Prof. Thomas DiLorenzo at LewRockwell.com argues that the Ron Paul newsletter scandal was the result of a plot by "beltway libertarians" headquartered at the Cato Institute (where, full disclosure, I am an adjunct fellow, and which is co-publishing my next book), and encouraged by the Kansas-based Koch family (major donors to libertarian causes) to discredit Ron Paul. Here's the kicker: "The author [of the New Republic piece detailing the newsletters' outrageous statements] claims to have retrieved the newsletters from the University of Kansas library, the university where Charles Koch, CATO funder, is a major patron. How on earth would a kid just out of college know to go to a library in Kansas, of all places, to dig up such stuff?"
Well, one theory is that Charles Koch and the leaders of the Cato Institute forwarded the newsletters, or at least the information on where to find them, to the New Republic at the precise right moment to discredit Ron Paul. A rather simpler theory is that James Kirchick, author of the TNR piece, simply went to a well-known Internet database called Worldcat, which tells you which libraries hold which books and periodicals. When I type "Ron Paul" into Worldcat's "Title" tab, I find that the University of Kansas is the only library reported to hold Dr. Ron Paul's Special Report (see for yourself) and one of five libraries to hold Ron Paul's Freedom Report. Several other Ron Paul newsletters are held only by the Wisconsin Historical Society. Even "kids just out of college" often know how to use the Internet, I believe.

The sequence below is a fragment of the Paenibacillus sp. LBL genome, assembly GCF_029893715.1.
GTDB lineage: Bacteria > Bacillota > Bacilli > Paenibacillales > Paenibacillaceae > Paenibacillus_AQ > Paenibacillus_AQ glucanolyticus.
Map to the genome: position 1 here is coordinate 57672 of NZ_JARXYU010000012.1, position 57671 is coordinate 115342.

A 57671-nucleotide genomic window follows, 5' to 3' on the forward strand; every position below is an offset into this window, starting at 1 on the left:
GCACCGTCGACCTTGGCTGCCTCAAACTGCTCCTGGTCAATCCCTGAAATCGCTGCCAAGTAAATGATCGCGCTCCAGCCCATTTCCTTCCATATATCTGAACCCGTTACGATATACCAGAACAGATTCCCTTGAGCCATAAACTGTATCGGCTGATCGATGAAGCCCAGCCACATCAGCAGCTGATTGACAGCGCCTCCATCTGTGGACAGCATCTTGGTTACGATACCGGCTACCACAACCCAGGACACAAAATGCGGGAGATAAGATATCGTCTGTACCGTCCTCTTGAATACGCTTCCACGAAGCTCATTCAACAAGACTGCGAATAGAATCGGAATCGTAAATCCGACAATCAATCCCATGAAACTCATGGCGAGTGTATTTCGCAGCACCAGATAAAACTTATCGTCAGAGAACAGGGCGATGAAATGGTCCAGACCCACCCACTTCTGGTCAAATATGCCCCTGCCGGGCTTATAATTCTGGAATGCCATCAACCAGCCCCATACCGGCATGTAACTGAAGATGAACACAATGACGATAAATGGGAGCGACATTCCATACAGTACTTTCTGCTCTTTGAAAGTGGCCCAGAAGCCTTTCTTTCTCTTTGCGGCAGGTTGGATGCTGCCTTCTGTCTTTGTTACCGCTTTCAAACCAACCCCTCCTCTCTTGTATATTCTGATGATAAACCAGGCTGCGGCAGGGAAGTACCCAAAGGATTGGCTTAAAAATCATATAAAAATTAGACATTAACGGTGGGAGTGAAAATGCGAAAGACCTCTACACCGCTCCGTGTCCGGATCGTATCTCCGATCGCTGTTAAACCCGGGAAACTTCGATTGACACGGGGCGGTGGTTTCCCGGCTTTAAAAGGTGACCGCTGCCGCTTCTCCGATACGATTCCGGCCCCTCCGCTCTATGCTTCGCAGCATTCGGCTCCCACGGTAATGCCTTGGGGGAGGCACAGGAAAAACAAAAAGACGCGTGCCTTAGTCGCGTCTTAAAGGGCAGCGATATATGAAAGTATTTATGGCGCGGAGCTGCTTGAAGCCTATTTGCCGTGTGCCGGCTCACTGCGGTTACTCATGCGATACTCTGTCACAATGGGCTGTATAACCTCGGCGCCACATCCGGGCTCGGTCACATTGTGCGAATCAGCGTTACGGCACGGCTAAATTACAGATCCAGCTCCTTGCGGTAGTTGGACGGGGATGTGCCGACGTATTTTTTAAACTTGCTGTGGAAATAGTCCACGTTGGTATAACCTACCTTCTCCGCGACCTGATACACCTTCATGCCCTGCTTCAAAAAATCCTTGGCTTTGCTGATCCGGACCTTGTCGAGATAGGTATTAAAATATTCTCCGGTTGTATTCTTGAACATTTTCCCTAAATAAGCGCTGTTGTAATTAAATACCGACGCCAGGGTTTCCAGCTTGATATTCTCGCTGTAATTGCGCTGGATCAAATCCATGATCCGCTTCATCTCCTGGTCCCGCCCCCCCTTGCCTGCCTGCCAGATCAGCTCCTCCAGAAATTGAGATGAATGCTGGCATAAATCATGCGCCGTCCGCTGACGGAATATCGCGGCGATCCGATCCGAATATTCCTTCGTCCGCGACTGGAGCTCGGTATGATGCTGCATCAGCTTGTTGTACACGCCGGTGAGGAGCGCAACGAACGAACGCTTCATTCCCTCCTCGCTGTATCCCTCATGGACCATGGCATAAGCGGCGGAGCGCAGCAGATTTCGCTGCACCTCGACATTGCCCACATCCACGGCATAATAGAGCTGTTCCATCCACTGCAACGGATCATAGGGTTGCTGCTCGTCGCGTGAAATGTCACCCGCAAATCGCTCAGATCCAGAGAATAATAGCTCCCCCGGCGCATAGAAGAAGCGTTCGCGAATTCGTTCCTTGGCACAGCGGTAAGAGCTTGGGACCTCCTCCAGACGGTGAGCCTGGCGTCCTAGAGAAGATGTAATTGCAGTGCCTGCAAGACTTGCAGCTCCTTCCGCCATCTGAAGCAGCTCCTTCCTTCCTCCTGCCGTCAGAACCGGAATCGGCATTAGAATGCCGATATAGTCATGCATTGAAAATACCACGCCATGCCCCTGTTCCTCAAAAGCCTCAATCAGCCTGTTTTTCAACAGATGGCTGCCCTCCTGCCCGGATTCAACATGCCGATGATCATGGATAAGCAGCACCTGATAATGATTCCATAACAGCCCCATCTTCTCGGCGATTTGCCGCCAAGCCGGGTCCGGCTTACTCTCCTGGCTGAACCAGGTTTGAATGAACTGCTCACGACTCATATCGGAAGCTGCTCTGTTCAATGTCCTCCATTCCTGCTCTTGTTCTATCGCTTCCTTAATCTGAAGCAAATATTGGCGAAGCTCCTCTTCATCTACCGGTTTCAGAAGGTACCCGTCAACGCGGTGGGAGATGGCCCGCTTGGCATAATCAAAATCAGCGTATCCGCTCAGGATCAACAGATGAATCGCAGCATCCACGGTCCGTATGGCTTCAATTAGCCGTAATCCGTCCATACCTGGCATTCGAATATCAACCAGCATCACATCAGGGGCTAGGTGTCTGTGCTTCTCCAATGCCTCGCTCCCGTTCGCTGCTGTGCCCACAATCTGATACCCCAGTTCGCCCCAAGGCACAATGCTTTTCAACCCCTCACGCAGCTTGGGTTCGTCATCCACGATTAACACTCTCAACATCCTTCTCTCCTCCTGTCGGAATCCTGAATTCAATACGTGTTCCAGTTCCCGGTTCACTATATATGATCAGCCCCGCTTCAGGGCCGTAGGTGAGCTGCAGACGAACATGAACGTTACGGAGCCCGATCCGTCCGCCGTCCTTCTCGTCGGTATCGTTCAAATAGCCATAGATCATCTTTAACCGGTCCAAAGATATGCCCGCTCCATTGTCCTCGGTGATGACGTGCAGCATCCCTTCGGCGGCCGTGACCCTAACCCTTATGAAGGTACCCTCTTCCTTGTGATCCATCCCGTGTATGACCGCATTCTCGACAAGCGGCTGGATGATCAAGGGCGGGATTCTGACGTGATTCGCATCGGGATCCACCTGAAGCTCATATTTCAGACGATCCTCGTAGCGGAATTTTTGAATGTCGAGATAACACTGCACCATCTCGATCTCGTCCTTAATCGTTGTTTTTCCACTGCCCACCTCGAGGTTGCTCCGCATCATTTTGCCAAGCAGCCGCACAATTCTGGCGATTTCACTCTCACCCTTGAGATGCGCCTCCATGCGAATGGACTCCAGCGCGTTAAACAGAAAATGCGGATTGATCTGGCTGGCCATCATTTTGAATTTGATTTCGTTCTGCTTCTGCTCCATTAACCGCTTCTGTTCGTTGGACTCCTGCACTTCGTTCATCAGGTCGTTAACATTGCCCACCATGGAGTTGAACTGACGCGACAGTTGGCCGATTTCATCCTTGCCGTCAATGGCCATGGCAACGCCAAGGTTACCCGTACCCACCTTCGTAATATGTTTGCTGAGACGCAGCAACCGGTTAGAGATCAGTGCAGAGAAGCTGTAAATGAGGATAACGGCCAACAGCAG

Lo and behold, James Kirchick, author of the TNR piece, reported that "finding the pre-1999 newsletters was no easy task, but I was able to track many of them down at the libraries of the University of Kansas and the Wisconsin Historical Society."
Funny? Pathetic? Both?